Sundog Bolt Sunglasses Review

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Sundog Eyewear Bolt sunglasses offer amazing comfort with a light weight frame and adjustable nose pad.  TrueBlue lenses provide exceptional clarity and eye protection.


When I moved a couple years ago, my new eye doctor really drove home the importance of wearing quality sunglasses all the time in sunny Florida.  I assumed polarized was better than the average lens and picked up a pair of Sundog Weirs at a great price to wear golfing.  I enjoyed them, but found myself removing them to putt.

Fast forward to the PGA Merchandise Show where I met Gary Makar of Sundog.  He gave me the run down on their current product line and most importantly the newest lens technology called True Blue.  Developed by Dr. James Gallas, True Blue provides eye protection beyond ultra violet light by filtering the blue light portion of the visible light spectrum.  With no dry erase board nor the time to enlighten me in the full science of the technology, Gary suggested I visit, selected a pair of Bolt frames with the True Blue lenses and asked me to keep them on even when putting.  I’m glad he did.


Overall I like the look of these sunglasses.  The color adds a little pop to the athletic style.  The lenses are a good size for my average oblong face and wrap around just enough that you don’t see the edges.

For off the course, one of the lifestyle models would be a great choice, and there are many models to choose from.  In the golf arena, Sundog sponsors Charlie Beljan and Paula Creamer.  I don’t think anyone looks at Charlie with an eye on fashion, but Paula exudes style.


I’ve been amazed at the comfort, both for my eyes and on my face.  The frames are very lightweight and the adjustable nose piece provides a perfect fit.  The temples have just the right amount of gription (stop trying to tell me that’s not a real word spell-check) to not slip off my head even when sweating.  The squeeze of the frames does not cause any long term discomfort around my ears.  None of my other sunglasses, sporty or casual, allow me to wear them for 4 to 5 hours without irritation of some sort, and those cost 2 to 3 times more.

The comfort for my eyes has been impressive.  This has to be attributed to the True Blue lenses.  But don’t take my word for it, here’s what Dr. Gallas says: “effects associated with unfiltered Blue Light exposure produces the short term phenomenon of ‘veiled glare’ which results in vision irritation (dry, burning, itchy eyes, fatigue, and headaches).”  The visual clarity in all light conditions and times of day is awesome.  I don’t see any color or vision distortion.  So yes, I do now wear them putting.  The lenses have held up extremely well with no scratches to date.  I am meticulous about only wiping the lenses with a microfiber cloth like the one that comes with the sunglasses.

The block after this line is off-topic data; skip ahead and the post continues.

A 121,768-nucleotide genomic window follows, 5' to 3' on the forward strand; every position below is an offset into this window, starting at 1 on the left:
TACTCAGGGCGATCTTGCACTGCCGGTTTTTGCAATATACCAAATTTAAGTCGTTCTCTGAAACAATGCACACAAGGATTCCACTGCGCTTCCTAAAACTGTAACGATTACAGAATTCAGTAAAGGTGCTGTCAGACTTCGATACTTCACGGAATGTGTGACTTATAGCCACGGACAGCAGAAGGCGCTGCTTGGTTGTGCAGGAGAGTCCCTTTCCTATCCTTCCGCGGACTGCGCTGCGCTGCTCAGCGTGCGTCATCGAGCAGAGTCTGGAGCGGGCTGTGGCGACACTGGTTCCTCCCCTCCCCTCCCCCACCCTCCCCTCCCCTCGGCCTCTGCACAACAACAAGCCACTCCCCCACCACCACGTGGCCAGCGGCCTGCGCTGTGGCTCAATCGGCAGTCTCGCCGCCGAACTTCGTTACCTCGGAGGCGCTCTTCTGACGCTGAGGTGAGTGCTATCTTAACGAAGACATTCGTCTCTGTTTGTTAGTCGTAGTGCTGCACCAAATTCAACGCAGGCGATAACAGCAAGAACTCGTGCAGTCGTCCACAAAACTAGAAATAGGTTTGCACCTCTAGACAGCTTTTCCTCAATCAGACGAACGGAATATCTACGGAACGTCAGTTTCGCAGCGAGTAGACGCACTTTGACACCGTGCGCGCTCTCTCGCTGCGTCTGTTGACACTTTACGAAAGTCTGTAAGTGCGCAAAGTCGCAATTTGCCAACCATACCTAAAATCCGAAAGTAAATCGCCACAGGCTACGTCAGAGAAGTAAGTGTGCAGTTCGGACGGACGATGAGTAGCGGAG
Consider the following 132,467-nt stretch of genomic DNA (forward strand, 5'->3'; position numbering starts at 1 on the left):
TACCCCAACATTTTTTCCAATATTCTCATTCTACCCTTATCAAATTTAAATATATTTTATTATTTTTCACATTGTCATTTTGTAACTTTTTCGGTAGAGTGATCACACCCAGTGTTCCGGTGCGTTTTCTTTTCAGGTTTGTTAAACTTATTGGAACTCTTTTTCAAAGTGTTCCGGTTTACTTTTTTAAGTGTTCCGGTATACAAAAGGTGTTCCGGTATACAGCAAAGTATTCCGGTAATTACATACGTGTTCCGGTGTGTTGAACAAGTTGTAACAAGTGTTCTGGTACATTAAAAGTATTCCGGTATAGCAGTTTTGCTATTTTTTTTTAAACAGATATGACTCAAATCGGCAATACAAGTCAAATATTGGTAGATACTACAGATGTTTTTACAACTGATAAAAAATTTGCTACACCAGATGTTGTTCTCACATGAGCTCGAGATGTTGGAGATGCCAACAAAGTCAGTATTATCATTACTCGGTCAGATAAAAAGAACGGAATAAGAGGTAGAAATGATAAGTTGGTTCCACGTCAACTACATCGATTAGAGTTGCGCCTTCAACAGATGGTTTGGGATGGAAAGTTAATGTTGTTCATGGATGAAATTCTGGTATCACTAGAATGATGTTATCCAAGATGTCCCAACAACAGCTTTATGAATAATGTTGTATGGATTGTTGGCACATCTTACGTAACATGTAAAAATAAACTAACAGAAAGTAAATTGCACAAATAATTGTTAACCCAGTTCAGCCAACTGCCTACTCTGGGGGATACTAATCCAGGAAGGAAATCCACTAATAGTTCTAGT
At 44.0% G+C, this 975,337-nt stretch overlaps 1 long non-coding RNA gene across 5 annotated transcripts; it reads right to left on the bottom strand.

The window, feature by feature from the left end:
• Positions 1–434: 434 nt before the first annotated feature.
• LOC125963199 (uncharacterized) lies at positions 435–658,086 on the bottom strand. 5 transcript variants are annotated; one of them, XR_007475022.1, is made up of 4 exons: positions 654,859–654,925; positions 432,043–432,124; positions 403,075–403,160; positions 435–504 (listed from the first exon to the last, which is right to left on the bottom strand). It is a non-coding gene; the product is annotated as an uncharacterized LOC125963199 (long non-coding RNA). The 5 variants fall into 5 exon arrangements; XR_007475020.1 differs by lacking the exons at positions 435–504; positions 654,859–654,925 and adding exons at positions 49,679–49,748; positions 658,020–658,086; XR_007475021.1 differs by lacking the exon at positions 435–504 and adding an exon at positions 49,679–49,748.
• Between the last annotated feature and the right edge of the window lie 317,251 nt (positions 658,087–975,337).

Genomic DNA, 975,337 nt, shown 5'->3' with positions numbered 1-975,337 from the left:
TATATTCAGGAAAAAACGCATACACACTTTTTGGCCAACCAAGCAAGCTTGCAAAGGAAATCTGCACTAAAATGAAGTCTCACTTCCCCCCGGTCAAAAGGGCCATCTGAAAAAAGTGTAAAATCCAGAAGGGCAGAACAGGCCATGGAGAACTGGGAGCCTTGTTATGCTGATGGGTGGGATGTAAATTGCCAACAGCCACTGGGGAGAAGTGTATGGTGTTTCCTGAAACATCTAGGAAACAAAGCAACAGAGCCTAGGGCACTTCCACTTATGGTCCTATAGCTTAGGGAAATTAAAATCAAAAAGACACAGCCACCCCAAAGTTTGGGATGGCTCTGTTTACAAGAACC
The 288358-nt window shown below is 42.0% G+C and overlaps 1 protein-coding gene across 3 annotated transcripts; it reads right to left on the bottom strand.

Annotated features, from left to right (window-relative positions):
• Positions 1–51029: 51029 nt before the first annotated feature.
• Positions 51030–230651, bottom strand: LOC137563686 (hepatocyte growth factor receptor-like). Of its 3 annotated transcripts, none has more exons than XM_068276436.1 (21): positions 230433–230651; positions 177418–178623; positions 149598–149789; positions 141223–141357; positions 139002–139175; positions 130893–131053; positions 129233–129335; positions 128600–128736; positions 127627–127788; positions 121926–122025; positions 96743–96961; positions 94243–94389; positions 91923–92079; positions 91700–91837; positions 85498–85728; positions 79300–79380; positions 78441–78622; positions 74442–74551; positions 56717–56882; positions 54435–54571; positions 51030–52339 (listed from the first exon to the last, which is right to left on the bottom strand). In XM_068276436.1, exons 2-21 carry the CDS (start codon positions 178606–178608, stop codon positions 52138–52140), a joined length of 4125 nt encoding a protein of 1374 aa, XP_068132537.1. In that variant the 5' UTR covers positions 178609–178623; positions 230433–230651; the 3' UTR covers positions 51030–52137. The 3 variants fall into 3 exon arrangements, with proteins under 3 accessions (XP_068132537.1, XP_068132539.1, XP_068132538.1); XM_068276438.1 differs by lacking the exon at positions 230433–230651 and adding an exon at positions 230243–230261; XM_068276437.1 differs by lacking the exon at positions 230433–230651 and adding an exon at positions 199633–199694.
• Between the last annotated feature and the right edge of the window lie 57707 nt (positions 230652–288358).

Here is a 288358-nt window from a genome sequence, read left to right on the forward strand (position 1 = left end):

We all end up with favorites.  Whether it’s a t-shirt, box of cereal, or spot on the couch, it’s the one you gravitate to the most often.  After a couple of months of testing, I’ve reached that point with my Bolt sunglasses by Sundog Eyewear.  Even with a couple of other more well-known brands to choose from, I find myself automatically reaching for my newest pair of Sundogs.  The lenses have held up extremely well with no scratches, and when the daily grime gets a bit thick, I like to wash the lenses with a little dish soap.  A hard case would be nice, but at a price point of $69.99, I won’t complain.

Matt Meeker
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  1. How does the Trueblue lenses differ from polarized lenses? Is one better than the other for golf specifically?

    • Matt Meeker

      You can read all the details about how the True Blue lenses work from the links. Having worn both polarized and True Blue lenses extensively on the course, I find the True Blue better for golf. Especially in seeing the subtle variations of the greens.

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